Since 2013, porcine epidemic diarrhea virus (PEDv) has threatened the North American swine industry, and despite the industry’s best efforts, not much is known about its survivability and infectivity within open lagoons over time.
In an attempt to find some answers in regard to survivability and infectivity, researchers Hein M. Tun of the University of Manitoba; John P. Carney of the Manitoba Livestock Manure Management Initiative; Mark Fynn of the Manitoba Pork Council; Lorne Grieger of the Prairie Agricultural Machinery Institute, and Ehsan of the University of Manitoba, turned to two PEDv positive farms in Manitoba. The first was infected 20 weeks before the study, and the second was identified during the initial farm study.
Lagoon samples were collected over a seven week period during fall 2014 where active viral shedding was (lagoon 2) or was not present (lagoon 1). Lagoon sampling was conducted using a grid layout of 12 sites at three depths in lagoon 1, and 16 sites at two depths in lagoon 2.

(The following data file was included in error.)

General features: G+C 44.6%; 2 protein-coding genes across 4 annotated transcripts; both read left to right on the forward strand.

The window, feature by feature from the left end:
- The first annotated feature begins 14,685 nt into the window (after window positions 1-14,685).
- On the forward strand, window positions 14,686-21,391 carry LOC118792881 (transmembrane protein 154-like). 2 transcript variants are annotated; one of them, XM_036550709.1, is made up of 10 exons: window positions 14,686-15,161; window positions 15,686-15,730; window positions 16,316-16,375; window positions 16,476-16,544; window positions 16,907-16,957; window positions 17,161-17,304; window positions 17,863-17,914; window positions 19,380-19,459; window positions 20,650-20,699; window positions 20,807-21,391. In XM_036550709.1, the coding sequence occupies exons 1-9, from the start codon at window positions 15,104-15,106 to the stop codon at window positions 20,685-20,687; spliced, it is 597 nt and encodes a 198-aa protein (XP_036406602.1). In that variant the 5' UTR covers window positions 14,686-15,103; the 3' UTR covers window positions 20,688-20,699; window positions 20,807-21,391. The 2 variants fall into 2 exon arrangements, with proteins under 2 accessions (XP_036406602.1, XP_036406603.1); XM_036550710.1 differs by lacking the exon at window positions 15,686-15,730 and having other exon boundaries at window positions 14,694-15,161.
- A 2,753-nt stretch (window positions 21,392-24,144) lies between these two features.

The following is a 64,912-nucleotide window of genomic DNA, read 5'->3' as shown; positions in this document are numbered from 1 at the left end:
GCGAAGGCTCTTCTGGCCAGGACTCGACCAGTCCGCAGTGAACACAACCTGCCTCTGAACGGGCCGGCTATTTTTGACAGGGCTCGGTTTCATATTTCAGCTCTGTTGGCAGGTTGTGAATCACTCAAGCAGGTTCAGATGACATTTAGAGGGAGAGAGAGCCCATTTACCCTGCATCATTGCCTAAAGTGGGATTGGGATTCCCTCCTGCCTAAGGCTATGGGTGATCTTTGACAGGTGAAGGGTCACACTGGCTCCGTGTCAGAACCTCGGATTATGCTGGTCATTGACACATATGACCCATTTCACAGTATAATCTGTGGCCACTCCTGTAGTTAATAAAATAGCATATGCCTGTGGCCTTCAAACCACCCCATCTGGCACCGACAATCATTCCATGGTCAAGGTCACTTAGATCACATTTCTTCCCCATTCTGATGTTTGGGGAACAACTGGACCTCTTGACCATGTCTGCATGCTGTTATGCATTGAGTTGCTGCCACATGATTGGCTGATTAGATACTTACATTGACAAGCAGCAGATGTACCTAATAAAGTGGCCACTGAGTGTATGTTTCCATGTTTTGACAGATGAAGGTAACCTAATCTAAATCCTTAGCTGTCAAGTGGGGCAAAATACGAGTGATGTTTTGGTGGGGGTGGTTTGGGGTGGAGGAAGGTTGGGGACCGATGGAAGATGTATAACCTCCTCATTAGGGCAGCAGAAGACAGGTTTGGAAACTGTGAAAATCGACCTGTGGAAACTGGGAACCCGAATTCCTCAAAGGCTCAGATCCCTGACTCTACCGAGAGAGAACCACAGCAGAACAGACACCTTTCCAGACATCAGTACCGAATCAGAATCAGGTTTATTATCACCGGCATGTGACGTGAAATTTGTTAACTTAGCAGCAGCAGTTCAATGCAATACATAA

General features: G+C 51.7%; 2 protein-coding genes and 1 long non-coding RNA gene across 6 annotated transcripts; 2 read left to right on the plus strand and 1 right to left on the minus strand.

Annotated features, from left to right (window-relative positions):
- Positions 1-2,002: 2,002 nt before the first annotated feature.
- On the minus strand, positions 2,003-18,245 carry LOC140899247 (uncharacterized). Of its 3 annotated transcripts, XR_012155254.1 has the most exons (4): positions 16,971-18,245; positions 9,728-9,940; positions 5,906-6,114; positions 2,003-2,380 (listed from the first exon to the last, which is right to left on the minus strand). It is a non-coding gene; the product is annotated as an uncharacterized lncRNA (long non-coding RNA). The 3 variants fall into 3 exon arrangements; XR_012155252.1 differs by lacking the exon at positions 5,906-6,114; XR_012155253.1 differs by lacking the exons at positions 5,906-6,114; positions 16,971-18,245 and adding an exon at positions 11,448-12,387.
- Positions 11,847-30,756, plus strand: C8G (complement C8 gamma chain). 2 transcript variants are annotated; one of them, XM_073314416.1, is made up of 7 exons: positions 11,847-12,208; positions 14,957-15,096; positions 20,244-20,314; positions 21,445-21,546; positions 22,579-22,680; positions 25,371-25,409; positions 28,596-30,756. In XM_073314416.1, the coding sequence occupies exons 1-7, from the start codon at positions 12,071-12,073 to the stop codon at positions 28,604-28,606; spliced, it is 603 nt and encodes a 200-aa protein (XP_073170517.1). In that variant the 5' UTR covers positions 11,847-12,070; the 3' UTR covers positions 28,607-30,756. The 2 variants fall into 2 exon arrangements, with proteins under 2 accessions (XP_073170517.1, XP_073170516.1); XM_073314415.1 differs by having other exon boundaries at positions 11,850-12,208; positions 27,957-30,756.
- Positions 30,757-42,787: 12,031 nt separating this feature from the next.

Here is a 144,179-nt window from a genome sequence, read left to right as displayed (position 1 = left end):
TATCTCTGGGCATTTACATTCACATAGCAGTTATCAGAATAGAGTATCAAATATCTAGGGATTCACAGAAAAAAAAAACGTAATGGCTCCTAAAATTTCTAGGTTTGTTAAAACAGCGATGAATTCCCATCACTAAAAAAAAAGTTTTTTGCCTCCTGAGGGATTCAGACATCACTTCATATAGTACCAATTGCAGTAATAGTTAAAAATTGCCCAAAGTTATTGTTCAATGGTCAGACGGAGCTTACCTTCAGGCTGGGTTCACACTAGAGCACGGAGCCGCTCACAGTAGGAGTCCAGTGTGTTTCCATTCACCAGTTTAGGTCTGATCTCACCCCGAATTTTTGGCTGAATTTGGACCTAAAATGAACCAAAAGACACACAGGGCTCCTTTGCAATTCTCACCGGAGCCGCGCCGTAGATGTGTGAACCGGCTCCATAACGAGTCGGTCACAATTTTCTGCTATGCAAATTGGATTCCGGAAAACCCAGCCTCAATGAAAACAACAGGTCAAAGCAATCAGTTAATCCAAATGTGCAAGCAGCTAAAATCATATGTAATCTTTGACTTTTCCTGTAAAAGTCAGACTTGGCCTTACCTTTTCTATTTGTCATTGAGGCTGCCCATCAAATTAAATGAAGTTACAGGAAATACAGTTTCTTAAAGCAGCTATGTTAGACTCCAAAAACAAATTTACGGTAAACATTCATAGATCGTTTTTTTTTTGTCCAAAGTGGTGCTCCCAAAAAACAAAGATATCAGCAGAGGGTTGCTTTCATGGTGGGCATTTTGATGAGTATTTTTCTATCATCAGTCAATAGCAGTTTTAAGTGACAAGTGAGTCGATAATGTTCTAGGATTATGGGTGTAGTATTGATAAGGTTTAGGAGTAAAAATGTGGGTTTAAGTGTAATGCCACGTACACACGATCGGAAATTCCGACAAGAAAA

For lagoon 2, spring sampling was conducted in mid-May. Survivability of PEDv was tested using duplex qRT-PCR for virulent PEDv (subgroup 2a) and the 2014 variant. 99.5% of lagoon samples collected in the fall were positive for virulent PEDv, whereas all samples tested negative for the 2014 variant.
The PEDv survival in the lagoons exceeded 27 weeks within lagoon 1, and viral load significantly increased over time (P < 0.01), the researchers reported in an abstract prepared for presentation during the late breaking research session at the Joint Annual Meeting for the American Society of Animal Scientists and American Dairy Science Assn. in Orlando, Fla., July 12.
The researchers reported that the viral load was high in the initial weeks within the top and middle layers, but the reverse trend was observed in subsequent weeks with the highest levels detected within the bottom layer (P = 0.076). The viral load within lagoon 2 was significantly higher due to active shedding during week 1 of sampling but decreased in subsequent weeks (P < 0.01), they said. The virus infectivity was based on viral replication in Vero cells, showing 15% of samples were infective.
In both lagoons, the virus was infective at the last week of fall sampling with higher infectivity in the middle layer of lagoon 1 (P = 0.015), and in the bottom layer of lagoon 2 (P = 0.285). In total, 87.5% of lagoon 2 samples were still positive for PEDv in the spring, 9 months after the outbreak, but only 28% were infective. The data show the presence and infectivity of PED virus exceeding 9 months in infected lagoons, they reported.